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Financial aid at Brown, explained

How does financial aid at Brown work?

Choosing Brown doesn’t just mean opting for College Hill on the merits alone — for at least the 44% of students who receive need-based financial aid, it also requires making sure that the University’s financial aid awards make attending Brown affordable. Students can find answers to many questions on the office’s website. Brown is need-blind for domestic students and will be need-blind for international students by the time the class of 2029 applies.

Does Brown have student loans?

Brown does not include loans in its financial aid packages. All aid comes in the form of grants and scholarships, which students are expected to supplement with earnings from summer jobs and work-study. The University’s financial aid awards meet all demonstrated need — meaning that after submitting your Free Application for Federal Student Aid and the College Scholarship Search profile, Brown calculates what it believes your family can reasonably contribute. It then offers a financial aid package that covers the rest of the cost of attendance. Brown does not offer merit scholarships.


Who gets the full cost of attendance covered?In 2021, Brown announced that for almost every student whose family makes $125,000 a year or less, it would cover the full cost of tuition, though not necessarily all fees. For most students whose families make $60,000 a year or less, the University covers nearly the entire cost of tuition and fees.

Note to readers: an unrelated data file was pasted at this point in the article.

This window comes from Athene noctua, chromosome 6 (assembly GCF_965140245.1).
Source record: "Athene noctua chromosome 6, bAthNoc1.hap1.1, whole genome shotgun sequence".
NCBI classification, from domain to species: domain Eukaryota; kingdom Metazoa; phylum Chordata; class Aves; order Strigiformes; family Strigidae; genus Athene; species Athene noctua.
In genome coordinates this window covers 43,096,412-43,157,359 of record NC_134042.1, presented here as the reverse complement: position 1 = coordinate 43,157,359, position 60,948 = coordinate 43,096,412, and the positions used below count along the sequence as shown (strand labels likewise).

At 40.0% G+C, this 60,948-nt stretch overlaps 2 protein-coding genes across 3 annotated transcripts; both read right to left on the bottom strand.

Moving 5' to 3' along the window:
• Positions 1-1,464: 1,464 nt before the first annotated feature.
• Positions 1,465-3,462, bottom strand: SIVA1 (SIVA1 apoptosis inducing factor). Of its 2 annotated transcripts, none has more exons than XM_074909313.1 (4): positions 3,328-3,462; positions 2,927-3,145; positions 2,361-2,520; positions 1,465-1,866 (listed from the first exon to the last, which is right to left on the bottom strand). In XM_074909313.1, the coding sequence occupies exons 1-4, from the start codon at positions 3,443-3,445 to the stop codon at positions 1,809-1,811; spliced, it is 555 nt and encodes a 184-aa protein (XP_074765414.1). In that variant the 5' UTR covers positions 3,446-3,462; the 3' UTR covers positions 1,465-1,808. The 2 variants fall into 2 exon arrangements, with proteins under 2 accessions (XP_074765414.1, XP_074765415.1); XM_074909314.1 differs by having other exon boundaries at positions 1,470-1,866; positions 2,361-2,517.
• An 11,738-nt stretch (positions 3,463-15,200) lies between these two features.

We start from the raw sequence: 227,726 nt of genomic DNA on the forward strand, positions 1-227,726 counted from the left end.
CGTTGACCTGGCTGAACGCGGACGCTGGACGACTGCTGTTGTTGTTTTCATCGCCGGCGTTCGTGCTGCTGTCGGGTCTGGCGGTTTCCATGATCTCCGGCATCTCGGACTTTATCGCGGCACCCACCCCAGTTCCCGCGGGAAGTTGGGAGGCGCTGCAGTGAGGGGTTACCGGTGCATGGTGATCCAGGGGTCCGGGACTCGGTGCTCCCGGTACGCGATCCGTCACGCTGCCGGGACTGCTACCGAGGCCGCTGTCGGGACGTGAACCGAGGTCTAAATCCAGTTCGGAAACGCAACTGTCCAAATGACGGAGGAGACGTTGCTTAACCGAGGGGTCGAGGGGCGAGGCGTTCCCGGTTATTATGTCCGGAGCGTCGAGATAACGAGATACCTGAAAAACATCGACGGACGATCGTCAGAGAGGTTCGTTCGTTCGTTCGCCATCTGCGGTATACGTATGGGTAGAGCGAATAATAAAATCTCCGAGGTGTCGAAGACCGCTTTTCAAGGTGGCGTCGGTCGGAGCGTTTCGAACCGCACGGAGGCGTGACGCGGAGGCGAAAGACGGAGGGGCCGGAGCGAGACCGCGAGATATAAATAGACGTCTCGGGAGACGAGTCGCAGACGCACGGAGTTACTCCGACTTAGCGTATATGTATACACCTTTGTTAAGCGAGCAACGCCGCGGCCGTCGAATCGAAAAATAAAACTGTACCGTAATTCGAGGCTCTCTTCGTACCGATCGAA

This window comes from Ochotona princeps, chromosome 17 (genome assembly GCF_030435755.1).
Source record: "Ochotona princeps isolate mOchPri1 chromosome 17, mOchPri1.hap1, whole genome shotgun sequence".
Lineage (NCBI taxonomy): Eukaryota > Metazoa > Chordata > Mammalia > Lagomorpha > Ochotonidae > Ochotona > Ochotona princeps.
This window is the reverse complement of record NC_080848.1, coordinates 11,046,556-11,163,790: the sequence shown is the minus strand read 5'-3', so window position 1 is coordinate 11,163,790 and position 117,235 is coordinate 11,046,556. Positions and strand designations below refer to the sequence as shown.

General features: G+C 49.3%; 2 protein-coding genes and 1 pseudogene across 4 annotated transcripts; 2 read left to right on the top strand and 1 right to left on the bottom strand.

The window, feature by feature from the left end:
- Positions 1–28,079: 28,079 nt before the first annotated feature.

What if my award isn’t enough?

While one option is to take out an optional federal or institutional student loan, another is to appeal your aid offer and ask for more money. 

To learn more about filing an appeal, you can go to Previously, the Office of Financial Aid has suggested students reach out to them before filing an appeal to learn more about the process and what documentation might be helpful. The Office also noted that successful appeals most often came from students who saw major changes to their financial circumstances, or from students who received packages that failed to consider another key factor in their family’s finances, such as siblings attending college.

Students also sometimes submit copies of offer letters from colleges with comparable need-based aid practices as a comparison point — and some have noted that the most important piece of the appeals process is putting together a cohesive story backed up by financial documents.

This article was adapted from a 2020 article, “Students share experience with financial aid appeals,” and a 2021 article, “The Supplement: How does applying for financial aid work?”



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